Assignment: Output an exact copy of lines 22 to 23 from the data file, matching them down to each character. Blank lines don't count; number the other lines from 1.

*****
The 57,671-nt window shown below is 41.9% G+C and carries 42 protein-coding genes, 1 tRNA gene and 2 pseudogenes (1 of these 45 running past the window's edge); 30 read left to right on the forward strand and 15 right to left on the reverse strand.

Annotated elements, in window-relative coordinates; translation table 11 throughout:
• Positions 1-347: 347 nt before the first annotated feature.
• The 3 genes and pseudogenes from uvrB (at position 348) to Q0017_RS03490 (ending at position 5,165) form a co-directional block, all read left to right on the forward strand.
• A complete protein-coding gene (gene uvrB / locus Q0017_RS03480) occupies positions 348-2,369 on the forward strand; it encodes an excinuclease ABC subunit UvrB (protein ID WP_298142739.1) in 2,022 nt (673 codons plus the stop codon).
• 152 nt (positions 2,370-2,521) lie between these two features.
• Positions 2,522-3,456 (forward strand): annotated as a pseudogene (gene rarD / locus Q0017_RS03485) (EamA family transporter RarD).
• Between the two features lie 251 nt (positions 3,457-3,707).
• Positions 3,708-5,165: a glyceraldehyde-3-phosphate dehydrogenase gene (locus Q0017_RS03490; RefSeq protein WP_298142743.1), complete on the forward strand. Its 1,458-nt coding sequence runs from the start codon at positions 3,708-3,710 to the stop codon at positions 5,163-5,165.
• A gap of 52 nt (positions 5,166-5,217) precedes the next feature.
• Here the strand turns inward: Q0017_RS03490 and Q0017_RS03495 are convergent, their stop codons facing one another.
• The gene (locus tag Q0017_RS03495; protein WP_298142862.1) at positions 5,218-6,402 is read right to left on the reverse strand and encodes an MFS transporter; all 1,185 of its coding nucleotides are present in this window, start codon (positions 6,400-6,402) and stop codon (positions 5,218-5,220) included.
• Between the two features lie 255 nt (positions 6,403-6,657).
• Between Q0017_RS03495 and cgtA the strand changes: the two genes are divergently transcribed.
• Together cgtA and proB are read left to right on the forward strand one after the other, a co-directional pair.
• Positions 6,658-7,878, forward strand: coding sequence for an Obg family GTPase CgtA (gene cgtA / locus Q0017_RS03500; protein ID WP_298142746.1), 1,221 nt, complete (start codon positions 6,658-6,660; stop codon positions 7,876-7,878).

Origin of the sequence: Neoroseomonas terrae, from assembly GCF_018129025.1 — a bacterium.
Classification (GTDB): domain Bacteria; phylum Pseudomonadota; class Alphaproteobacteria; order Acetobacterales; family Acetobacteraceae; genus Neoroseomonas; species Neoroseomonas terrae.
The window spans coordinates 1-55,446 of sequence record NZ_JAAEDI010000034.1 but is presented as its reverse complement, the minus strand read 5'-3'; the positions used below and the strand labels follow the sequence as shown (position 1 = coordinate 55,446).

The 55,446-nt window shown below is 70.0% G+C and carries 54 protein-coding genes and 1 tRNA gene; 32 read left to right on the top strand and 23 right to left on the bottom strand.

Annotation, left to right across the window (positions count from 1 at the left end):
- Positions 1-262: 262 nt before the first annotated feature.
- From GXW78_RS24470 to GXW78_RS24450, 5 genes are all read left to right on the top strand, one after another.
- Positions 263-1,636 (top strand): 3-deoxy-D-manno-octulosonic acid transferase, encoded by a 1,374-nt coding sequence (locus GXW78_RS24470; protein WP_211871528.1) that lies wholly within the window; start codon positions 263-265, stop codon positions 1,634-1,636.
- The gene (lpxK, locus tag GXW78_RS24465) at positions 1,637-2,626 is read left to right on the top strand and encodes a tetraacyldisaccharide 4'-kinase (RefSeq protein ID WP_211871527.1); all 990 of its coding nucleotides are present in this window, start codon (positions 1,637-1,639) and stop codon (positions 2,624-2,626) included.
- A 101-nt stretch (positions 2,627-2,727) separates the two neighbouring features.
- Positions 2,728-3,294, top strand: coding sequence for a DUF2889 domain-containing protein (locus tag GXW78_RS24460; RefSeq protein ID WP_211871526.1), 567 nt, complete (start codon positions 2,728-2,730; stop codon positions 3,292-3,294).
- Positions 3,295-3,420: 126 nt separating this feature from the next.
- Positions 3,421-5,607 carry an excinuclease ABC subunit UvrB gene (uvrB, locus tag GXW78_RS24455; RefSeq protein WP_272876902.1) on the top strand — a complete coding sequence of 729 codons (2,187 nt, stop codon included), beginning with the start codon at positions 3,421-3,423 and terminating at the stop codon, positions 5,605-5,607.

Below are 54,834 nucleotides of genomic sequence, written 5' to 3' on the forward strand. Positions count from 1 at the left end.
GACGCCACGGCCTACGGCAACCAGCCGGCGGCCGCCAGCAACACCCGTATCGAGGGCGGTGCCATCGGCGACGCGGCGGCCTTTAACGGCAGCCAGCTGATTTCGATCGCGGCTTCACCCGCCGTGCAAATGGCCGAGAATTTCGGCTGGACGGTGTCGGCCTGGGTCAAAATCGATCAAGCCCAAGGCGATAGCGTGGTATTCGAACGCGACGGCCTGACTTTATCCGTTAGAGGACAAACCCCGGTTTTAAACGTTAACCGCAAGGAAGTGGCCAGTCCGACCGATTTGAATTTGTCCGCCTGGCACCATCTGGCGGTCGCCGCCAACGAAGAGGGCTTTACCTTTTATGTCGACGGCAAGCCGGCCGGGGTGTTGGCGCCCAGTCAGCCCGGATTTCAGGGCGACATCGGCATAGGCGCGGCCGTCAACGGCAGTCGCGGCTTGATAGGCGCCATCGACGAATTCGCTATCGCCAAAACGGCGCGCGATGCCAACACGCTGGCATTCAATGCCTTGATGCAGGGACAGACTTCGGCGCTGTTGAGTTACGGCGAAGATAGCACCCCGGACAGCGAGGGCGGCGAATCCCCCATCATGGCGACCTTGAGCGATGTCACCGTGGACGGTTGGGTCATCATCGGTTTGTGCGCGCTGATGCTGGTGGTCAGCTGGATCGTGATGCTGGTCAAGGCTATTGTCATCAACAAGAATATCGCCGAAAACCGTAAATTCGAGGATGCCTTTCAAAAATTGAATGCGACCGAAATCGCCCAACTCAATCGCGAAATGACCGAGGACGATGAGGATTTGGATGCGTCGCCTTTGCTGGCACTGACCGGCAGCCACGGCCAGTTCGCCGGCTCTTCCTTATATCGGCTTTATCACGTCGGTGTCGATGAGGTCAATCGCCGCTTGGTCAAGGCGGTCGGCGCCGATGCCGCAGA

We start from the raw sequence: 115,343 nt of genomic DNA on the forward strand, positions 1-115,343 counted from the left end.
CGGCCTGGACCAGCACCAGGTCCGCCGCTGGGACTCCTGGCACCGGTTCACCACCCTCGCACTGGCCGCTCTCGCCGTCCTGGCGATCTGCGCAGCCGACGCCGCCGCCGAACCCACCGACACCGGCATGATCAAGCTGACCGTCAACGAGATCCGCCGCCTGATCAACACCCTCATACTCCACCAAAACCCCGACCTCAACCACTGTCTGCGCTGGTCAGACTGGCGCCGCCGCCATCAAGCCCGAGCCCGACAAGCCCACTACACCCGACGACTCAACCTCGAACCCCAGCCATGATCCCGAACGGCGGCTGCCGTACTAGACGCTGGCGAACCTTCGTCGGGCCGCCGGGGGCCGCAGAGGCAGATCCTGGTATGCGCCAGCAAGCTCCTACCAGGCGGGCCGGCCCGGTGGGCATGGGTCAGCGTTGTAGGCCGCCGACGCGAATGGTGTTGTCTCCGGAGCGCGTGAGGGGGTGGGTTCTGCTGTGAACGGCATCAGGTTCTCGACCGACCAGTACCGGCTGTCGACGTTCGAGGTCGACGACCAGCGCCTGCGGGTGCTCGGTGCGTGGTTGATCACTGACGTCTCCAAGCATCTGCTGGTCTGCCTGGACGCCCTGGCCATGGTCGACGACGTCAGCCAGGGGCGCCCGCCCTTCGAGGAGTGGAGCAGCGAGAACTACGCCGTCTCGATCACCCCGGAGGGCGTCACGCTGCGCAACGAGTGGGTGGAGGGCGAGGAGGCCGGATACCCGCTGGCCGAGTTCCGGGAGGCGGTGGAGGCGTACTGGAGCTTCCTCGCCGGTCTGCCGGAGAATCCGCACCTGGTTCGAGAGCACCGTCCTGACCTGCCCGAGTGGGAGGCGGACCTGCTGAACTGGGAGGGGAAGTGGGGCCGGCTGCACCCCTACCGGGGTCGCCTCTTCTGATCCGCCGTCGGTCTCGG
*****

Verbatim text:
- Positions 1-262: 262 nt before the first annotated feature.
- From GXW78_RS24470 to GXW78_RS24450, 5 genes are all read left to right on the top strand, one after another.